If you ever wanted to know what pretty font your book is using, the font name is sometimes also listed.
For information about special discounts for bulk purchases, please contact Grimmauld Publishing Special Sales at email@example.com
For more information or to book an event, visit our website at www.grimmauldpublishing.com.
Sections like this let people or businesses interested in ordering more copies of the book know who to contact, which usually applies to bookstores looking to make bulk orders. It may also include contact information if an organization wants to host the book’s author for a live event.
Manufactured in the United States of America
First Grimmauld Publishing paperback edition February 2020
Also available in a Grimmauld Publishing hardcover edition
3 2 5 7 8 7 6 3 2
This section tells you a little about the book’s physical creation; where it was manufactured, who printed it, what format edition you have (paperback in this case), when it was printed, and any other edition types that may exist. Now, what about those evenly spaced, random numbers underneath? That number line is the print run number. Whenever there’s a new print run, the last number is removed. So if this book went into a second print run, they would remove the “2.”
The Library of Congress has cataloged the hardcover edition as follows:
Names: Bernard, Maeve, 1985- author.
Title: Displaced Matter / Maeve Bernard
Description: First edition. | Chicago; Illinois: Grimmauld Publishing 
Summary: Dolores is a teleporting bounty hunter on the last mission of her career through the cosmos. The mission sends her to uncharted galaxy territory, looking for an escaped prisoner with secrets darker than dark matter. Will she bring the prisoner in…or join the escapee’s cause?
When a book is born, it is registered with the Library of Congress. This section contains all of the identifiers registered for the book, including the author’s name, year of birth (and death, if applicable), the book title, the publisher, and which edition you’re holding. That’s especially useful if you’re dealing with a college textbook and need to confirm which edition you have. And sometimes, you may get lucky and it’ll include a plot summary, just in case the book’s back cover is chock full of blurbs and light on actual plot.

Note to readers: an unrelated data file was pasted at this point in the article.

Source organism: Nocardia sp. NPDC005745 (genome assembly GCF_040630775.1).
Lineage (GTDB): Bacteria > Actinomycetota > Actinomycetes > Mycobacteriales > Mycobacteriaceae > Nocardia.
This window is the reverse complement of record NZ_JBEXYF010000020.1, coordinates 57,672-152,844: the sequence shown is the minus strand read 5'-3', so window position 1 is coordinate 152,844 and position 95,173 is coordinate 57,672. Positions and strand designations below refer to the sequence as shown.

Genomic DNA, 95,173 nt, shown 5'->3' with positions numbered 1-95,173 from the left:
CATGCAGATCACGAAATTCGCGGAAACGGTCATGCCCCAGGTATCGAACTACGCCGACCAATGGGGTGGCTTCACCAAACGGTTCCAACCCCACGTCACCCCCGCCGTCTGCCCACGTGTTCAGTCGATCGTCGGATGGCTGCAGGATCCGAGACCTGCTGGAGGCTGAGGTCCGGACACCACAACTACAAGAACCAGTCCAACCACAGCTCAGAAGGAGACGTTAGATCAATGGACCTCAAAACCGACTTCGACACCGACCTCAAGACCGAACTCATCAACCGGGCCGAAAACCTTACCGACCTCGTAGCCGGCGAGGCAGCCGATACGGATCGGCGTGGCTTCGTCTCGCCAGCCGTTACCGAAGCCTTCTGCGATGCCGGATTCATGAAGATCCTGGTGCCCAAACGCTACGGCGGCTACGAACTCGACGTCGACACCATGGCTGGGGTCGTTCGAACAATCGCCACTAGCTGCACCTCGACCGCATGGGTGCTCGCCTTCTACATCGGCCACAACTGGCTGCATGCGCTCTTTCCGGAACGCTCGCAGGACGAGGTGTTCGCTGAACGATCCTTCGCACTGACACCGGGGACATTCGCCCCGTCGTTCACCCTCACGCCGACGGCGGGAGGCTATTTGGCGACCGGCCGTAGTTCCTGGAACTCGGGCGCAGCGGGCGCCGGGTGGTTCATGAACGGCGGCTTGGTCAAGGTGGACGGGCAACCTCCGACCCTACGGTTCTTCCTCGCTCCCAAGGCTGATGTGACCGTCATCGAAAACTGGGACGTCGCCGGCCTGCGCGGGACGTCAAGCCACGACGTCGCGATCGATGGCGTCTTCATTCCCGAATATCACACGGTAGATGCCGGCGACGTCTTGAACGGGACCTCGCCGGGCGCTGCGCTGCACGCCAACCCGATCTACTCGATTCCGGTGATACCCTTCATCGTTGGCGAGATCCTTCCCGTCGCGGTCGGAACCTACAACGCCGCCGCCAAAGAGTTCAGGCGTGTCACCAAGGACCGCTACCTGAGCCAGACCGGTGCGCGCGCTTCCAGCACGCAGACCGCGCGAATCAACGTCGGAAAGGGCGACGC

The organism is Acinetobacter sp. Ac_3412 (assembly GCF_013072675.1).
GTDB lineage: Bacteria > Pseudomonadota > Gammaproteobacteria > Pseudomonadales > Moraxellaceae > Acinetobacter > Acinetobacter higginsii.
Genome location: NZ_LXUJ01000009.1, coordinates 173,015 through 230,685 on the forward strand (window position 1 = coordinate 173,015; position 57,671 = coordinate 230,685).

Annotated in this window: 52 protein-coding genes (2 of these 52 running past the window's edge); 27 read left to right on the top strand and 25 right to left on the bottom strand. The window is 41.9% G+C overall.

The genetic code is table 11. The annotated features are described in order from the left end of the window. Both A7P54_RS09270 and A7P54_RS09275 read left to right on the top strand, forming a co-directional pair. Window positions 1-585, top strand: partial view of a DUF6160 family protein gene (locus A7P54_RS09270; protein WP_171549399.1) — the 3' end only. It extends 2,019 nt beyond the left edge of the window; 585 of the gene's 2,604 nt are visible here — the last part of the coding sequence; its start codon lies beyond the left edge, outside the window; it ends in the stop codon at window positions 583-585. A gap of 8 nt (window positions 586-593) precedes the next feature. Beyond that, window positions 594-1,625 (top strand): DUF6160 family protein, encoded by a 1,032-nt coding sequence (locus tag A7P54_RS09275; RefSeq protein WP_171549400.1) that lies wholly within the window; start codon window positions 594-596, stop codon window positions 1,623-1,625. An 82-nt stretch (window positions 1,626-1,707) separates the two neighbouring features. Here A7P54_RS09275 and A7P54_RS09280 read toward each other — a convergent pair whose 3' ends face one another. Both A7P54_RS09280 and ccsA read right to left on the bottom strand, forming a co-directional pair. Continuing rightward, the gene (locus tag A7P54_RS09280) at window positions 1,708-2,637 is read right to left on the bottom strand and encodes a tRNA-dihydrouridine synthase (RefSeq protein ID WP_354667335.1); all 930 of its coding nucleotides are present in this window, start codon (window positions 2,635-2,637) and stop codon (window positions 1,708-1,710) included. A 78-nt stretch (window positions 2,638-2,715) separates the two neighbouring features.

Identifiers: LCCN # | ISBN # (hardcover) | ISBN # (pbk) | ISBN # (eBook)
The book is assigned an International Standard Book Number (ISBN). This is like the social security number for books. Each version of the book needs its own ISBN, hence a different one for the hardcover, the paperback (pbk up above), and the ebook. While it is possible to sell an ebook without an ISBN, a print book cannot be sold without one. The ISBN is a huge help for booksellers to catalog and search for titles. You may also notice an LCCN number, which stands for Library of Congress Control Number. This number can only be obtained by U.S. book publishers, and if your book has it, that means the book can be acquired and added to the Library of Congress’s book collections (Editor’s Note, added 4/27/20: self published books don’t typically get a Library of Congress LCCN number, but they are allowed to apply for a Pre-Assigned Control Number (PCN)).
Subjects: BISAC: FICTION / Science Fiction / Displaced Matter. | FICTION / Science Fiction / Action & Adventure.
Classification: LCC # | LC record available at https://lccn.gov/ #
BISAC stands for Book Industry Standards and Communications. All the genre information about the book that follows it has been selected from a list of industry-approved genre types that help the book get shelved properly. These genre “codes” are reviewed by the Book Industry Study Group every year to remove outdated codes and add new ones. In our example, Displaced Matter is shelved under Fiction / Science Fiction (genre) / Action & Adventure (sub-genre, if applicable). LCC stands for Library of Congress Classification, and that LCC number can help you locate the Library of Congress record of the book in the Library Catalog.
And that, my friends, is the anatomy of a copyright page.